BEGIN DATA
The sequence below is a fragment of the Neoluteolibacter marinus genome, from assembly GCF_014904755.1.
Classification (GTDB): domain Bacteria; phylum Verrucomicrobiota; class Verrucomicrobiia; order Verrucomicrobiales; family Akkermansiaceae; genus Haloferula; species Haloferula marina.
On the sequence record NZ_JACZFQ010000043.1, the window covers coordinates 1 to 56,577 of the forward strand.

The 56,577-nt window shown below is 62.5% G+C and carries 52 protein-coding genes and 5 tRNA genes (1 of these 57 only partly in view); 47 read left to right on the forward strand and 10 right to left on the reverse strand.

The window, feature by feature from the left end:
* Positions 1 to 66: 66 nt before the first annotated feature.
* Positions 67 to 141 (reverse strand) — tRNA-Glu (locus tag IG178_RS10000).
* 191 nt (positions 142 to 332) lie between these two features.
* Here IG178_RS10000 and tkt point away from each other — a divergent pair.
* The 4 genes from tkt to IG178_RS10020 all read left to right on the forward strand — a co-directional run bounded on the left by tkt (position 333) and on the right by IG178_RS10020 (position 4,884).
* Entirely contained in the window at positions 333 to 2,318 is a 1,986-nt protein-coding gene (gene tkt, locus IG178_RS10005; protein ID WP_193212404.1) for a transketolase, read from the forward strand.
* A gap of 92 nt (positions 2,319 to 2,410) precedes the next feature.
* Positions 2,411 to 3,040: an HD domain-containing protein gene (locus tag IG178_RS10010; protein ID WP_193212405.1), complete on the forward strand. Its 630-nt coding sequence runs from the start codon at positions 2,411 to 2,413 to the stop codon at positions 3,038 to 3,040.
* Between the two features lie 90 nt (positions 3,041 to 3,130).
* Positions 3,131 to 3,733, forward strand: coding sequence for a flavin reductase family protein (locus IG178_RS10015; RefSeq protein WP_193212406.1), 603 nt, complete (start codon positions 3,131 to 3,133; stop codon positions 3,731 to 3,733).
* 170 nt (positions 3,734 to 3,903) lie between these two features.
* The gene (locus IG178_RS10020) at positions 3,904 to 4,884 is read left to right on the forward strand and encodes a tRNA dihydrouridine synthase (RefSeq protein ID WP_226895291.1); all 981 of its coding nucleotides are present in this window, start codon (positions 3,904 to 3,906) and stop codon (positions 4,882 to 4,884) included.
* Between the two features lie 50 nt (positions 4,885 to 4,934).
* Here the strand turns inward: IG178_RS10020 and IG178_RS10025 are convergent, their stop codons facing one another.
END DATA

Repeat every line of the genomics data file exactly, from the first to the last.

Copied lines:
The sequence below is a fragment of the Neoluteolibacter marinus genome, from assembly GCF_014904755.1.
Classification (GTDB): domain Bacteria; phylum Verrucomicrobiota; class Verrucomicrobiia; order Verrucomicrobiales; family Akkermansiaceae; genus Haloferula; species Haloferula marina.
On the sequence record NZ_JACZFQ010000043.1, the window covers coordinates 1 to 56,577 of the forward strand.

The 56,577-nt window shown below is 62.5% G+C and carries 52 protein-coding genes and 5 tRNA genes (1 of these 57 only partly in view); 47 read left to right on the forward strand and 10 right to left on the reverse strand.

The window, feature by feature from the left end:
* Positions 1 to 66: 66 nt before the first annotated feature.
* Positions 67 to 141 (reverse strand) — tRNA-Glu (locus tag IG178_RS10000).
* 191 nt (positions 142 to 332) lie between these two features.
* Here IG178_RS10000 and tkt point away from each other — a divergent pair.
* The 4 genes from tkt to IG178_RS10020 all read left to right on the forward strand — a co-directional run bounded on the left by tkt (position 333) and on the right by IG178_RS10020 (position 4,884).
* Entirely contained in the window at positions 333 to 2,318 is a 1,986-nt protein-coding gene (gene tkt, locus IG178_RS10005; protein ID WP_193212404.1) for a transketolase, read from the forward strand.
* A gap of 92 nt (positions 2,319 to 2,410) precedes the next feature.
* Positions 2,411 to 3,040: an HD domain-containing protein gene (locus tag IG178_RS10010; protein ID WP_193212405.1), complete on the forward strand. Its 630-nt coding sequence runs from the start codon at positions 2,411 to 2,413 to the stop codon at positions 3,038 to 3,040.
* Between the two features lie 90 nt (positions 3,041 to 3,130).
* Positions 3,131 to 3,733, forward strand: coding sequence for a flavin reductase family protein (locus IG178_RS10015; RefSeq protein WP_193212406.1), 603 nt, complete (start codon positions 3,131 to 3,133; stop codon positions 3,731 to 3,733).
* 170 nt (positions 3,734 to 3,903) lie between these two features.
* The gene (locus IG178_RS10020) at positions 3,904 to 4,884 is read left to right on the forward strand and encodes a tRNA dihydrouridine synthase (RefSeq protein ID WP_226895291.1); all 981 of its coding nucleotides are present in this window, start codon (positions 3,904 to 3,906) and stop codon (positions 4,882 to 4,884) included.
* Between the two features lie 50 nt (positions 4,885 to 4,934).
* Here the strand turns inward: IG178_RS10020 and IG178_RS10025 are convergent, their stop codons facing one another.